Monica Truelsch, director of marketing for TMW, agrees. “There is a lot of concern on the part of some drivers about driver performance monitoring, especially since CSA,” she observes. “However, anything we can do to help protect the safety ratings of good drivers through technology and training is a plus.

“We may be coming into an era where there is more experimentation with driver compensation,” she adds. “It is very easy to see that if we can’t find a way to bring more young drivers into the business, we’ll have fewer and fewer people available in the future to handle more and more freight.”

The new focus on people also has a way of blurring traditional business boundaries, first within a company, and eventually between the enterprise and those who interact with it. According to Schenk, this trend away from more rigid and ordered enterprises to more open, organic and changing organizations is not something to be feared. Instead, it is something to be harnessed as a source of energy and vitality. Welcome to the enterprise as community.

“Today, the moment you have a company that filters information, that puts too many processes around things, people start to leave,” he says. “Social media is out there now. Companies can be a part of it or they can stick their heads in the sand and hope it will go away, but it won’t. It will only get bigger. What will be said, will be, so you might as well know it and act on it.”

And Xata, says Schenk, is getting ready to do just that. The company is preparing to launch a new, “relatively ungoverned” online site called Xata Nation. It is intended to become a comprehensive community incorporating all sorts of educational and business content and tools for all sorts of industry people to share —from drivers, to customers, to suppliers, to members of the media, he notes.


The company is also developing some “aggressive analytic tools” to help it mine the information that will be flowing through Xata Nation in order to better “see what we are seeing,” Schenk says. “We believe that you can get a much better sense of how people will react to something by getting feedback from lots and lots of individuals not just from a focus group few.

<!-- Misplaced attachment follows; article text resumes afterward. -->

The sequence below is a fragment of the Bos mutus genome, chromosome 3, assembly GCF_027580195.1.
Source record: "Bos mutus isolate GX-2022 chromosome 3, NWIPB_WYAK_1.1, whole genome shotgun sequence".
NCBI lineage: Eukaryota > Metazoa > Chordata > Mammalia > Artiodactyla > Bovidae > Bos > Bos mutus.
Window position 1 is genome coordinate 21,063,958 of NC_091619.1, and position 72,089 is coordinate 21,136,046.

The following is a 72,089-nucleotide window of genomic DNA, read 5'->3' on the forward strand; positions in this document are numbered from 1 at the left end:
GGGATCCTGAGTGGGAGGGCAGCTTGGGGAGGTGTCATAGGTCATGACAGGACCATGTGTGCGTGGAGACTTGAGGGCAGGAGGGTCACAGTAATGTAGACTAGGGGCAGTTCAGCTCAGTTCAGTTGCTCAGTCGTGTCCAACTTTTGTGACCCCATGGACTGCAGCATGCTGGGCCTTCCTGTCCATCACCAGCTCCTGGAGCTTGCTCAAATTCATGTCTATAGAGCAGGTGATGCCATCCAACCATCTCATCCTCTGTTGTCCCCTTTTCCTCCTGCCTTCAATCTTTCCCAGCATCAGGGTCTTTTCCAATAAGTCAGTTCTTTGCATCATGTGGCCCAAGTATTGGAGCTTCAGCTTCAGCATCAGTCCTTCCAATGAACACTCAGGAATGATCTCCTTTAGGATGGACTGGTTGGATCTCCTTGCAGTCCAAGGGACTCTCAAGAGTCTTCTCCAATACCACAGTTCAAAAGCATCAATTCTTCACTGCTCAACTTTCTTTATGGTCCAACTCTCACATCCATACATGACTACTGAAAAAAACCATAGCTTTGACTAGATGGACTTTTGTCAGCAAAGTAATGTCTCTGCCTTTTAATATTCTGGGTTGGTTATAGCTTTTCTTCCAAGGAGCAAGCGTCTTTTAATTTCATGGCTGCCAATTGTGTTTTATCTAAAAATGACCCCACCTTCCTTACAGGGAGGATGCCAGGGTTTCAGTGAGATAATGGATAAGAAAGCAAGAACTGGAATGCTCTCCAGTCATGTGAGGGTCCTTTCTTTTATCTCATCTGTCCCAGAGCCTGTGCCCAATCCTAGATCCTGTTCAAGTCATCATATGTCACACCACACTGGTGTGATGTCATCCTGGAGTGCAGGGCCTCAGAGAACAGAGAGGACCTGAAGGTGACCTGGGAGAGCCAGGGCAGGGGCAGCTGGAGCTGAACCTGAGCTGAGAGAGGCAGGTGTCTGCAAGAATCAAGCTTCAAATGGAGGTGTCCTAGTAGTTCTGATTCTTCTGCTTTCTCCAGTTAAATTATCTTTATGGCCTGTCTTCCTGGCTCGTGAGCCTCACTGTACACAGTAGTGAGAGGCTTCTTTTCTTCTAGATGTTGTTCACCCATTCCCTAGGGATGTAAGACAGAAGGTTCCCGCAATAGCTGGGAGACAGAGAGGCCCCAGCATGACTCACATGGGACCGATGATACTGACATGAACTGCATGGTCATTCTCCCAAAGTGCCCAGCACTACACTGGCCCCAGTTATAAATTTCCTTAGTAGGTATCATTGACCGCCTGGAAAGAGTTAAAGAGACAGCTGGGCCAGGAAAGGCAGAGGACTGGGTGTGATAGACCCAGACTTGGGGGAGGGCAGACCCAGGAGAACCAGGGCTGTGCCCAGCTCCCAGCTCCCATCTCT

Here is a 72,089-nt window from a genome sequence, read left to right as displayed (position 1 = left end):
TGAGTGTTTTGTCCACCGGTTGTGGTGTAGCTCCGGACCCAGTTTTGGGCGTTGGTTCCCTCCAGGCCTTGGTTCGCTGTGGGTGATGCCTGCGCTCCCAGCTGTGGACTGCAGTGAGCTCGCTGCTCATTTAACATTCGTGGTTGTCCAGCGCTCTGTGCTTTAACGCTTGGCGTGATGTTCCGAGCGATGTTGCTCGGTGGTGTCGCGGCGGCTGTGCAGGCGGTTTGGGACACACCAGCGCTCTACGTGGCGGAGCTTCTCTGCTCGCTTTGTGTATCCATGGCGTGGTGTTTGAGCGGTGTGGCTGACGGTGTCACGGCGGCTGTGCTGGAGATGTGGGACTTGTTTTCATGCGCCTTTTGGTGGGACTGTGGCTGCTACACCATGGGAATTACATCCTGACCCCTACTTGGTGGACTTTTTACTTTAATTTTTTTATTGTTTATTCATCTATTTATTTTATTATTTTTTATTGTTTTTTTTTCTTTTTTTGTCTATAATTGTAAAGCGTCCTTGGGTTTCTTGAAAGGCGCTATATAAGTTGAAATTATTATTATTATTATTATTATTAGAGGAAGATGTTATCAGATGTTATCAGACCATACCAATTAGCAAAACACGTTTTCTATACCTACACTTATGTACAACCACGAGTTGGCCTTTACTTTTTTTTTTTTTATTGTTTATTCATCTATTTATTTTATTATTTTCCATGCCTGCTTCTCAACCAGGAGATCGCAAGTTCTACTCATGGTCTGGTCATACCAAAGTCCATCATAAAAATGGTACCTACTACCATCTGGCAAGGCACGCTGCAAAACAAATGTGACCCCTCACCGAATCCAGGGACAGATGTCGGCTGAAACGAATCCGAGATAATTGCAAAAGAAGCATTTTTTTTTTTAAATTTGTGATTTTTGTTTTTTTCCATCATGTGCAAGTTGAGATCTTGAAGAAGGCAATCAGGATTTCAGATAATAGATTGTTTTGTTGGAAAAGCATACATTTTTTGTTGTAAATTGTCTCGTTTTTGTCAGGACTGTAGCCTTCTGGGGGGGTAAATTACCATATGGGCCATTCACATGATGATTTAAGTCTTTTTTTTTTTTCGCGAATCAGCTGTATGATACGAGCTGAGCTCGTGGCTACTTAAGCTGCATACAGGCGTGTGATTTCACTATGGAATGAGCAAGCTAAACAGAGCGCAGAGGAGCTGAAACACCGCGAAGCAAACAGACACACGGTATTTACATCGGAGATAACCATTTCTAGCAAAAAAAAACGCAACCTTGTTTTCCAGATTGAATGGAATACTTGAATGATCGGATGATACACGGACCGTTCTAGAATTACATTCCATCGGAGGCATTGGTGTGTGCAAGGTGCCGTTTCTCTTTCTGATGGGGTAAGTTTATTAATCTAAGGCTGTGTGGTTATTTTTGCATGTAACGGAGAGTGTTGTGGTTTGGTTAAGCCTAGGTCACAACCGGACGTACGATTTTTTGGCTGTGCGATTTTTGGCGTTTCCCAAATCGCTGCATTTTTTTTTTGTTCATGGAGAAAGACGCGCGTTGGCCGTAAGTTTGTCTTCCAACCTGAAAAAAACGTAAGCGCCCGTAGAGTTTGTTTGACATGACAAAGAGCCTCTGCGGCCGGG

“In the future, we believe a real sense of community will drive things,” he notes. “Our next generation fleet management product will tie back into all this—for management and compliance.”

Thanks to mobile communications, drivers will not be left on the outside of the community looking in, either.

“Nearly 90% of drivers are running a mobile device of their own like a smartphone, perhaps right alongside the in-cab device the company is providing,” Schenk says, “but the company is getting no benefit. At Xata, we’ve chosen to embrace [the use of handheld communication devices as a given and as an opportunity.]”

“In the motor carrier industry, you have the original mobile workforce, if you will,” observes TMW’s Truelsch. “Today, interacting with those workers has become much easier than it used to be because of the Internet and mobile and handheld devices.

“Mobile devices of all kinds are the portals that deliver content in both directions,” she adds. “All this ties back into the safety, efficiency and productivity of the enterprise as a whole and that is all for the good.”

About the Author

Wendy Leavitt

Wendy Leavitt joined Fleet Owner in 1998 after serving as editor-in-chief of Trucking Technology magazine for four years.

She began her career in the trucking industry at Kenworth Truck Company in Kirkland, WA where she spent 16 years—the first five years as safety and compliance manager in the engineering department and more than a decade as the company’s manager of advertising and public relations. She has also worked as a book editor, guided authors through the self-publishing process and operated her own marketing and public relations business.

Wendy has a Masters Degree in English and Art History from Western Washington University, where, as a graduate student, she also taught writing.